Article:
Print Friendly and PDF

10 tips to prevent water damage

Water damage is the most common cause of household insurance claims. Not surprisingly, it is also the area in which most damages claims are rejected by insurers.


This is because "home owners often confuse damage arising gradually over time from poor maintenance with once-off and unforeseen catastrophic events like exceptional storms, snow or freak floods," says Gari Dombo, Managing Director of Alexander Forbes Insurance.

The scary thing about most water damage is that it is usually very gradual and remains undetected until the last moment when, suddenly, out of the blue, a wall collapses or a pipe or geyser bursts damaging a host of other household goods and property. 





From an insurance perspective, "the onus falls on homeowners to regularly maintain their homes, checking for leakages or accumulating water so that if water-related damage occurs it cannot be attributed to lack of maintenance and can be genuinely classed as unforeseen" advises Dombo.

As such, Dombo encourages homeowners to take the following precautions to protect their homes against water damage:

  • Regularly check and maintain the structural integrity of buildings. For example, making sure doors, window frames, sills and roofs are waterproof.  "We see quite a few claims where water leaks into the house under a sliding door that has no lip for example," says Dombo.

  • If you suspect or have uncovered a leak in your home, contact a reliable maintenance company to repair the leak immediately. "Never take small cracks or leaks for granted, they may cause major damages to a home and its contents if ignored," warns Dombo.

  • Inspect the screws on fiber cement and iron roofs regularly. Screws on these roofs loosen over time and need to be repaired, replaced or re-sealed as necessary. 

  • Turn off the main water supply in your home if you are going on holiday. If a pipe leaks while you are away it may flow unchecked for weeks damaging your home and destroying most of your household contents.

  • Check the gutters, valleys and roof flashing for blockages before each rainy season and clear these of leaves and debris. Anything that impedes the flow of water is likely to cause leaks and consequential damage. Consequential damage resulting from blocked gutters or valleys or perished flashing will not necessarily be covered by your insurer. Both galvanized zinc and membrane flashing become brittle and porous over time. Paint these regularly, preferably every year. Similarly, malthoid underlay used on some slate roofs becomes brittle with time allowing water to penetrate. Inspect this annually and replace if necessary.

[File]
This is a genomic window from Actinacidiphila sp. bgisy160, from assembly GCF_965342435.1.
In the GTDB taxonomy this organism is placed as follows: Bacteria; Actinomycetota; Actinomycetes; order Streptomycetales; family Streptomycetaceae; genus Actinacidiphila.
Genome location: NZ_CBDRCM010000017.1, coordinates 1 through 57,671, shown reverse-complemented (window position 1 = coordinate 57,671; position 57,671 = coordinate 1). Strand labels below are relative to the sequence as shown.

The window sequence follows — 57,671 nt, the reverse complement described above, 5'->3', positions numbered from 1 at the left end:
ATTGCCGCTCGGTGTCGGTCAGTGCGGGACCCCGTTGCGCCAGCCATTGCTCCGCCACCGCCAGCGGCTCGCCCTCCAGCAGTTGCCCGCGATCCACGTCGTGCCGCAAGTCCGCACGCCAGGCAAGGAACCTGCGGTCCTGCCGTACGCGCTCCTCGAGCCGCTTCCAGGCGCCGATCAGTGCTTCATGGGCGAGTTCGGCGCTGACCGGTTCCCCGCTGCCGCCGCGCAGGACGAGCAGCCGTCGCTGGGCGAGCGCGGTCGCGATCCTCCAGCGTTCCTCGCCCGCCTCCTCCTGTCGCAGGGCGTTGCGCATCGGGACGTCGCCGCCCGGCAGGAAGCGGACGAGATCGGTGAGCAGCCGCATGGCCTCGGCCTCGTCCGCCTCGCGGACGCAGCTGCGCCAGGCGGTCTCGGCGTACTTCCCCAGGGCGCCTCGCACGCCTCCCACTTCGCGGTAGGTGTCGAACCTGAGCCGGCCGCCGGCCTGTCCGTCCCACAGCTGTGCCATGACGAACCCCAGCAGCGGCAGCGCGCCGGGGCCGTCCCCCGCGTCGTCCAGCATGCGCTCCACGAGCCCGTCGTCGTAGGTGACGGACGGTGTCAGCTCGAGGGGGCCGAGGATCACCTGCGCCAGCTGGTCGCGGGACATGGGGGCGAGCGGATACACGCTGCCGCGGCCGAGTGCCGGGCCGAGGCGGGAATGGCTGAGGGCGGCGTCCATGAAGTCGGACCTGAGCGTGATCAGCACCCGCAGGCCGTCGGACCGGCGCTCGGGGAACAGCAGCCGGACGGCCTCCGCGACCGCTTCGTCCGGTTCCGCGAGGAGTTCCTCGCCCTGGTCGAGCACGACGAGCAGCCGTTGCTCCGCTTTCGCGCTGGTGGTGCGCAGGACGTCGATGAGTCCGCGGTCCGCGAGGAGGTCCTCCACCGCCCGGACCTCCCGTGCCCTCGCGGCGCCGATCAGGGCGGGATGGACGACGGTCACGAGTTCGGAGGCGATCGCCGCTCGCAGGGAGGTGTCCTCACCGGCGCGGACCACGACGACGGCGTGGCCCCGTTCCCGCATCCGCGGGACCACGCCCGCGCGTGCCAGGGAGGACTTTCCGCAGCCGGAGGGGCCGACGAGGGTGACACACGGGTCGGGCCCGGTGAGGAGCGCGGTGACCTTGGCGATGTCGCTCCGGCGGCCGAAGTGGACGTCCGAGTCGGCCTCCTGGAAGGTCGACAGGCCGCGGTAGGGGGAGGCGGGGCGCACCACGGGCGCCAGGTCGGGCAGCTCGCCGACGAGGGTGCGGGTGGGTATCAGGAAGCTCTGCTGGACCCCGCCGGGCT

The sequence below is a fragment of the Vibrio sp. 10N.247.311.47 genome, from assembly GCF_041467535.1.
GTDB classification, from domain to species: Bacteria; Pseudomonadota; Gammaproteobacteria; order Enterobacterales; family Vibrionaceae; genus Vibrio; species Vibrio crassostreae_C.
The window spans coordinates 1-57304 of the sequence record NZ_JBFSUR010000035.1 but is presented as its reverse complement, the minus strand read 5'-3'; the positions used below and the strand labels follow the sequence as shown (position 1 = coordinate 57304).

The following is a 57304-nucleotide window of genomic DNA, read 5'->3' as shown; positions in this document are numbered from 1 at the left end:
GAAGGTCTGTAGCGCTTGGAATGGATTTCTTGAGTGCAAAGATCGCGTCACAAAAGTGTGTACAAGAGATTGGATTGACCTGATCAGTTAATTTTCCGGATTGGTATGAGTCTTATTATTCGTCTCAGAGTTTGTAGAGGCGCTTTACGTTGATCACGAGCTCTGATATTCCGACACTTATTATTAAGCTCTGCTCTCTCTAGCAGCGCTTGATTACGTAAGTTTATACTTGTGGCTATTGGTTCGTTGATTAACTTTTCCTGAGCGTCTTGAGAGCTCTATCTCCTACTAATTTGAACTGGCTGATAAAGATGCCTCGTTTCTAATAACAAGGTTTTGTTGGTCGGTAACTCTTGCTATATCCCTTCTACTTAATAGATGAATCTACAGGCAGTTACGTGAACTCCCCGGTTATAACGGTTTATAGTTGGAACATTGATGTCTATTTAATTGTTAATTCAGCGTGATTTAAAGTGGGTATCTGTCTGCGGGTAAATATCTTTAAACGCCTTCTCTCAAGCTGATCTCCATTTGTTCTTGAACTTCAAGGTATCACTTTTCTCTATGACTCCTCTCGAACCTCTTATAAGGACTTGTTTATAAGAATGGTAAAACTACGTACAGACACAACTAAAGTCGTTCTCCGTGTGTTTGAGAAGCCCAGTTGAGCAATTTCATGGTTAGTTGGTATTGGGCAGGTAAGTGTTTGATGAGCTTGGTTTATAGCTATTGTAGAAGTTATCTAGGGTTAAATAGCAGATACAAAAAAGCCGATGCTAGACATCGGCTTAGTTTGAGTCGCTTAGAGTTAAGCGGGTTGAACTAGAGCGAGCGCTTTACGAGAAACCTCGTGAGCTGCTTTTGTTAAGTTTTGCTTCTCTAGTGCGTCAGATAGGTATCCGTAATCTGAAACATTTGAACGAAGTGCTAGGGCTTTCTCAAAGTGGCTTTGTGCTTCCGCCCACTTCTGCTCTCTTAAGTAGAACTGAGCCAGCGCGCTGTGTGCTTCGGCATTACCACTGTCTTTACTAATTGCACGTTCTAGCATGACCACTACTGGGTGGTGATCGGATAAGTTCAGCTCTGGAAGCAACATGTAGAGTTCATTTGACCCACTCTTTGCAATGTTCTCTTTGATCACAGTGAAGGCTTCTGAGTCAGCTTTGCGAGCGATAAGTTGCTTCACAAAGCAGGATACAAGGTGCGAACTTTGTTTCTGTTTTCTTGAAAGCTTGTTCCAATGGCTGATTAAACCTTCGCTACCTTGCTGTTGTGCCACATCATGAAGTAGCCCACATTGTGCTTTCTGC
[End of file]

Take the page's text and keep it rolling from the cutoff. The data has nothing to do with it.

• Locate the source of and fix damp issues without delay. "Damp resulting in damage due to poor maintenance will not be covered by your insurer," warns Dombo. 

  • Turn off the main water supply if your water has been cut off for municipal repairs. When the municipal main is open, air may enter the system causing airlocks and blockages that could damage geysers and pipes. The mains should only be turned on again after the municipal repairs have been completed. When the municipal supply is interrupted, "you also run the risk of leaving taps on, coming back to find your home flooded if the municipal system was switched on in your absence," warns Dombo.

  • Have the seals and valves on your geyser looked at from time to time. "When you get the plumber in for routine maintenance, get him to give your geyser a once over, while he’s there. It may prevent a lot of damage and expense in the long run," advises Dombo. 

  • Always check and know where the stop cocks are situated for the toilet, sink, geyser, washing machine, shower, etc. If your toilet suddenly starts leaking in the middle of the night you can switch off the toilet valve and call a plumber in the morning. 

  • Building or buying above the flood line and thoroughly scoping how water drainage affects your property in bad weather or during a natural disaster is very important. If there is a natural water flow path through your property, "build a drain to help control the flow in wet times and be sure to build structures in such a way that the water can flow freely around them without building up or causing damage," advises Dombo. 

In short, the best way to avoid water damage claims being rejected is to regularly maintain your home, acting quickly on the first suspicion of damp or a leak "so that any water damage that you suffer is genuinely unforeseen," concludes Dombo.